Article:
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2009 CTS AWD DI 2014 AWD CTS DI
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639 Posts
Discussion Starter #1
OK, this is a followup to a previous problem involving the brakes on my 02 DHS. At about 90K I had the front brakes replaced on the car and stupidly did not replace the rotors which seemed fine. The back brakes were left alone with about 12% life left.
Around home driving slower things seemed fine but then we went on a trip and I found the need to brake hard on an interstate traveling downhill at about 65MPH. I thought the whole front end was going to shake apart to the extent that my wife insisted we pull off an exit and find someone to check it out. I agreed since I thought with such a bad shake it might be a suspension problem. We were lucky enough to find a Caddy Dealer who said that the front end was fine. [someone had previously suggested that a knuckle might be the problem] They suggested cutting the front rotors and putting new rotors and pads on the rear which I did. The car did brake much better after the repair and we continued on our trip.
It is now a couple thousand miles later and I am expriencing enough of a shuddering problem in the front when braking that it will need to go back to my shop. [If it starts to shudder when braking at speed and I release my foot from the brake and quickly reapply I can get it to settle down} I am prepared to put new rotors on the front but here are my questions.
1. I have read that struts could cause [or contribute to] this problem and that their useful life is about 80K. I have 104K. Is there a way to gauge the need for replacement and could worn struts contribute to the problem? Could they be the sole cause for the shuddering?
2. Since the front ceramic pads have only a few thousand miles of use is it necessary to replace them if I replace the cut rotors with new ones?
I appreciate any assistance and my wife really appreciates the help.
 

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'98 STS (RIP @ 206,xxx miles)
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Based on your description, I would suspect (1)your brake pads were not bedded properly and (2)there is a possiblity your wheel lug nuts have not been torqued to the recommended value in the correct sequence.

Cold (a relative term) rotors and brake pads can sometimes produce a little bit of vibration. Warming up the pads and rotors (with moderate braking effort) will usually result in silky smooth operation.

If your rotors are distorted as a result of improper wheel lug nut torque value/sequence, you can have them cut with a non-directional finish as long as the rotors are not beyond the minimum thickness dimension.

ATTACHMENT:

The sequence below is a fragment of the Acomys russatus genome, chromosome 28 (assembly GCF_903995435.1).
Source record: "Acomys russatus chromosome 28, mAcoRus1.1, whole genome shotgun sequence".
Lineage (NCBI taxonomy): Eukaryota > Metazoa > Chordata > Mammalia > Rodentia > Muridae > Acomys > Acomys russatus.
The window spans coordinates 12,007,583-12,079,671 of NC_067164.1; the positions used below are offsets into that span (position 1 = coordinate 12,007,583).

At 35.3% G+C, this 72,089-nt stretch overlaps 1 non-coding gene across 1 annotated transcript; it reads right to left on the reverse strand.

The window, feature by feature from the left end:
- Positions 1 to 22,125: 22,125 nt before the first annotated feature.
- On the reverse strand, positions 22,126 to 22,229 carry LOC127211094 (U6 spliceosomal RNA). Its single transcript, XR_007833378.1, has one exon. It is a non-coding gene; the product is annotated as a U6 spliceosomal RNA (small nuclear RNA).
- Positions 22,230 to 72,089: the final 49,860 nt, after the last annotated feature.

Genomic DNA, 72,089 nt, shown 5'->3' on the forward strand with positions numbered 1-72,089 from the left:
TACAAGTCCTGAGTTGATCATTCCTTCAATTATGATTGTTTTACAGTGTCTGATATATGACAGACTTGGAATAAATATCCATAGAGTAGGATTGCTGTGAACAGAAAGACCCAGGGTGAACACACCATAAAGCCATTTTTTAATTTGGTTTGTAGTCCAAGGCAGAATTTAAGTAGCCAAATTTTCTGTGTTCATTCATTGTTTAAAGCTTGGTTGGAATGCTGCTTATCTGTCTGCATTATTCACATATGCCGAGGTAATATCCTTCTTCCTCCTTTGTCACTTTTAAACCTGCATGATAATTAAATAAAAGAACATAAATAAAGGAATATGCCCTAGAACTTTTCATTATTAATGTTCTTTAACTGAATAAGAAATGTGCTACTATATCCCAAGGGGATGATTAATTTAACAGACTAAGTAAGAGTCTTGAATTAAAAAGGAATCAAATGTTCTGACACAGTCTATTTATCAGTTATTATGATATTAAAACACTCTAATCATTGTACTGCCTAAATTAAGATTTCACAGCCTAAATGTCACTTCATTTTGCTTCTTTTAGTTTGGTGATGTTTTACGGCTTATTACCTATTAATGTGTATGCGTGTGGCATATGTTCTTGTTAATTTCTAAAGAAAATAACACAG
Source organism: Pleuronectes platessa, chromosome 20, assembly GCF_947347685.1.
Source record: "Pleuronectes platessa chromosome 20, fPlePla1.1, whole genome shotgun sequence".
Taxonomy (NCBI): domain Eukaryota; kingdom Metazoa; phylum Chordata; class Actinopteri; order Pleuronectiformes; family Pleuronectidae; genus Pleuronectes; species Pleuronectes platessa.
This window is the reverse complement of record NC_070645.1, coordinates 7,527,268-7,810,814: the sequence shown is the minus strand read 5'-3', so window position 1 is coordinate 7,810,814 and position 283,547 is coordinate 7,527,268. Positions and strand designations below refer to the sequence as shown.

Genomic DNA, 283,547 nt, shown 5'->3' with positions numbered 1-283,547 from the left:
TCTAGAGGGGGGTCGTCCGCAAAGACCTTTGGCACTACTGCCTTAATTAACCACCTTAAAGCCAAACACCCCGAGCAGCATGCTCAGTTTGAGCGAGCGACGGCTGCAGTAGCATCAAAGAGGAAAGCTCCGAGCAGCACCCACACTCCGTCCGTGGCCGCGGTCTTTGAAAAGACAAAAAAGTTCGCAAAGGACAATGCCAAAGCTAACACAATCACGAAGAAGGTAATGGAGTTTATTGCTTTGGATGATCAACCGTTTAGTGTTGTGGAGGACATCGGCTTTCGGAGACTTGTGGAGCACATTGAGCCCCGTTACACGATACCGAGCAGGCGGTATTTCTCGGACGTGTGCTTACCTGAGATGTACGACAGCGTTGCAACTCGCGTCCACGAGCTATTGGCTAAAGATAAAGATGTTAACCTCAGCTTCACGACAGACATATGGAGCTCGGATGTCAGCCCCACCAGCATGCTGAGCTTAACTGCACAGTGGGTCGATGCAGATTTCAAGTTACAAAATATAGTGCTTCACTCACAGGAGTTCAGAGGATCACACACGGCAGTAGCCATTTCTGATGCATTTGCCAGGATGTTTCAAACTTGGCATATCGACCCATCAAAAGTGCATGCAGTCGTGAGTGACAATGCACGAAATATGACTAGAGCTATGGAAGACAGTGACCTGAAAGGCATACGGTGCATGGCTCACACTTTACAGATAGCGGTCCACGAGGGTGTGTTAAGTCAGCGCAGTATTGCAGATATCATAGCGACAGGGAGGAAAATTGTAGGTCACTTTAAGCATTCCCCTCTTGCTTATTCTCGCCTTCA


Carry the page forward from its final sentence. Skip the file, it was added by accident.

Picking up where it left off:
Then you bed the brake pads to the rotor with ten hard rolling stops from about 45 MPH to generate the heat required to transfer a microscopic layer of pad material to the rotor. Expect some smoke and aroma of burning glue. Allow the brakes to cool and repeat.

The last thing I would suspect is struts / shocks. Brakes and shakes tend to be an emotional issue; related to perceived safety concerns. If you can stop the car before hitting the police vehicle, your brakes are doing the job. Just not as smoothly as they could.
 

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2009 CTS AWD DI 2014 AWD CTS DI
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639 Posts
Discussion Starter #3
Thanks. What is the torque for the lug nuts. I am guessing somewhere around 95lbs??? Assuming the torque is OK [after all I was at a Caddy Dealer] should I just go out and do the rolling stops?
 

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'98 STS (RIP @ 206,xxx miles)
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4,854 Posts
Do not assume the nuts are torqued correctly (100 lb ft) just because it was done at the dealer's shop.

You have nothing to lose by doing the rolling stops. Put some heat into those parts and see if anything changes.
 

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2015 Mazda3 S GT Hatchback 2013 Kia Optima SXL
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I had the same issues with my '02 Seville. After a few times cutting stock rotors, I changed to drilled and slotted rotors (Ebay-R1Concepts). It completely fixed the issue. It seems that stock rotors just cannot stand the added heat that ceramic pads generate. The drilled and slotted rotrs disipate the heat much faster, and do not distort. You should either switch to a semi-metallic pad, or change the rotors if you want to use the ceramics.

Don
 
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